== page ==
innocent again, in life and art and all that was given as truth. It's a long night's journey. I
know I have an innocence of spirit, but innocence of mind is another story. Where life
and art are sealed in containers which accomodate ideologies, dogma and aesthetics
not validated by my spirit, I will doubt. Doubt is my ultimate act of faith, my ultimate act of
survival. It's all right to be a stranger. As a stranger I have nothing to defend.
17 Eithne Jordan
Three Young Faces
The three faces (three girlfriends) are looking towards the figure of authority
(teacher/headmistress). They are standing in a row, presenting on the surface an orderly
picture of attention. Although only their faces can be seen, the overall grey colour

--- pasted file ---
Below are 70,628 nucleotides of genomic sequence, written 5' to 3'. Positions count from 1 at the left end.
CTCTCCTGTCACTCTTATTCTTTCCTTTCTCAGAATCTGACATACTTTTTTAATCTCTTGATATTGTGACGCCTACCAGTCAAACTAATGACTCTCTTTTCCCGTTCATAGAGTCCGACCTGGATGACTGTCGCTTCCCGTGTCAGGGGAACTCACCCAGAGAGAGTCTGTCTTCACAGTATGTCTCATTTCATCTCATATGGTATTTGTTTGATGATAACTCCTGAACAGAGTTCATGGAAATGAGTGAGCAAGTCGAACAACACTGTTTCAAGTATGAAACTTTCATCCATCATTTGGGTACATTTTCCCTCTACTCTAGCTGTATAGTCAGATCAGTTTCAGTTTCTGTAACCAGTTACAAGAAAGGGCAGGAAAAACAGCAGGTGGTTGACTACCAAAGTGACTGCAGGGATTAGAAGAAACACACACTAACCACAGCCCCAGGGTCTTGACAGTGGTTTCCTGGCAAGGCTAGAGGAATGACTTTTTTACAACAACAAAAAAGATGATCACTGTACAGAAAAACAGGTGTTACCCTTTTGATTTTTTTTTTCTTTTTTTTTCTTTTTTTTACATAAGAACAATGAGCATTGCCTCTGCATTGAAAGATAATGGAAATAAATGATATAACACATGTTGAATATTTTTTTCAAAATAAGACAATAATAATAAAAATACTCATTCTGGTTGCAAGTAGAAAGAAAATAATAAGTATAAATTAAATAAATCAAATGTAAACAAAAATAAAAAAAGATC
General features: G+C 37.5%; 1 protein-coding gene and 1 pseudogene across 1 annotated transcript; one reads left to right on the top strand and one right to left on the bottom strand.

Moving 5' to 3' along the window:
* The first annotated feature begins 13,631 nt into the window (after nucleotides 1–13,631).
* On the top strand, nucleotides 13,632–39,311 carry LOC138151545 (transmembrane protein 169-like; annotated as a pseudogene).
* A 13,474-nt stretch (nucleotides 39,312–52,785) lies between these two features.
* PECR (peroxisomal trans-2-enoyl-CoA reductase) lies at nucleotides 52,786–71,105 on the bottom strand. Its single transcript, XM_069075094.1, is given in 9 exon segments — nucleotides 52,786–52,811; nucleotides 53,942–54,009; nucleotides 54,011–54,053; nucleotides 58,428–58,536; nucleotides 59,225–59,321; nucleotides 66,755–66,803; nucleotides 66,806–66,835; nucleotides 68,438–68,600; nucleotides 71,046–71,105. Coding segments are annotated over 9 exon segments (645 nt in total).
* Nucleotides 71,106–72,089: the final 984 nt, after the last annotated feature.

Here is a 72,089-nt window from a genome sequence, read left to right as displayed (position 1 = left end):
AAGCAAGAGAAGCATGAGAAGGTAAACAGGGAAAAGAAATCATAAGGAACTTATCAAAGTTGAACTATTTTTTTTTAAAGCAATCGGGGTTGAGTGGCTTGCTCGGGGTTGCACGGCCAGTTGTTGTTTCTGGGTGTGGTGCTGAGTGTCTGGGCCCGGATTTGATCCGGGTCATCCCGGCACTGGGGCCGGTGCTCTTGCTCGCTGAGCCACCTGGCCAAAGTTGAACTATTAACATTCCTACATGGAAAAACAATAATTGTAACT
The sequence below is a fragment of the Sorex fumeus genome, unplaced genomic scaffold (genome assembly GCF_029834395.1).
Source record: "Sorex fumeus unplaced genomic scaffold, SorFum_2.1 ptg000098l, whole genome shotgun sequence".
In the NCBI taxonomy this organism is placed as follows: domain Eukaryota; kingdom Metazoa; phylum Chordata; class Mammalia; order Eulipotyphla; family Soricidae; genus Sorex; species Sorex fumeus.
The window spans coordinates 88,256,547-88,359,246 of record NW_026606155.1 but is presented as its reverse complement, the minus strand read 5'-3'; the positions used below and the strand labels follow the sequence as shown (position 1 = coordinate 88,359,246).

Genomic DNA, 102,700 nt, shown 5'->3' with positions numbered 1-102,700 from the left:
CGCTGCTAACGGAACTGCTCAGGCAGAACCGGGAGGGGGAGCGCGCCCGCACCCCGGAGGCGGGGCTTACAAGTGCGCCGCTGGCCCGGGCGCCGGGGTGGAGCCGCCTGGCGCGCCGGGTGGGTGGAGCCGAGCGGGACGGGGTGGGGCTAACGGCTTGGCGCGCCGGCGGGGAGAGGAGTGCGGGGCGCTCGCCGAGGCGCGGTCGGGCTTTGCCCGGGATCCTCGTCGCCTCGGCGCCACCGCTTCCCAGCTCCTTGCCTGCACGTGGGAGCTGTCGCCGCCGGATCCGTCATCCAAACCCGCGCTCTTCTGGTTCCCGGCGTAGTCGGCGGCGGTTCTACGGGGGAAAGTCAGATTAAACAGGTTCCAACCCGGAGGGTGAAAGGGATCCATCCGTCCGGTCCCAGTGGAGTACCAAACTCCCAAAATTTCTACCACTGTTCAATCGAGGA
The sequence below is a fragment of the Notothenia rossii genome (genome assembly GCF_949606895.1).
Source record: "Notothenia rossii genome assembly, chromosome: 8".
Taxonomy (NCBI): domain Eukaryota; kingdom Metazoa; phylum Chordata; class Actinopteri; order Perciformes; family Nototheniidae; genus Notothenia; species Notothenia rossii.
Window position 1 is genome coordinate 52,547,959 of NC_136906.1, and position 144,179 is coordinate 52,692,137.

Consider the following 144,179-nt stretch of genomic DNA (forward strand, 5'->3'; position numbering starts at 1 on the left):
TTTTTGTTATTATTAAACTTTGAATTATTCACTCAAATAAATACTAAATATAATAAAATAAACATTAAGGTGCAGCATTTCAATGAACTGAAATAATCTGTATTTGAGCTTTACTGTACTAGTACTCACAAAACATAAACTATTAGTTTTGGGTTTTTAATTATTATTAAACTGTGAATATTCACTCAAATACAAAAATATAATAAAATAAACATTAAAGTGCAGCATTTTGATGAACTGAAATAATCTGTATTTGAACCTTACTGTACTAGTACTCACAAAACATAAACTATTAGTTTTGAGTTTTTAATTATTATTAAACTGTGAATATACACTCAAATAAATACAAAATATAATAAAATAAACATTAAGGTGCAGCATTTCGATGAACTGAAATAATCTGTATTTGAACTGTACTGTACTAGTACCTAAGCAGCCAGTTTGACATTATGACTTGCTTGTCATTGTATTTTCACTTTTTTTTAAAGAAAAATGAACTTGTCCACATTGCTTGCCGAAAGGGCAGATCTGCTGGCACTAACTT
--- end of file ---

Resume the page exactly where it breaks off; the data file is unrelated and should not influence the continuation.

scheme of the painting is indicative of the grey school uniform - symbol of anonymity.
What is important in this painting is the expression on the faces of the girls. Their
individual personalities cannot be disguised, nor their responses - scepticism,
rebelliousness, and disbelief - to what they are hearing from the invisible authority.
18 Pauline Bewick
Holly doing her Homework
Holly and Poppy got out of doing the washing up, getting in turf, feeding hens, all sorts of
things "No I can't I'm doing my homework" Unfortunetlly this excuse kept them for hours
at the table or in their beds even though 50% was just "pretend" homework, Its a shame
that children dont have time for, nothing at all, or time to explore the country side or paint
there own Pictures - Three nights of homework pr. week would be plenty, leaving the
other evenings free for such things and for helping a little at home. Luckley for Poppy &
Holly Pats education was very compleet - both his schooling & university, so it was he
who helped them with their questions -1 couldn't, you see at my 2 progressive schools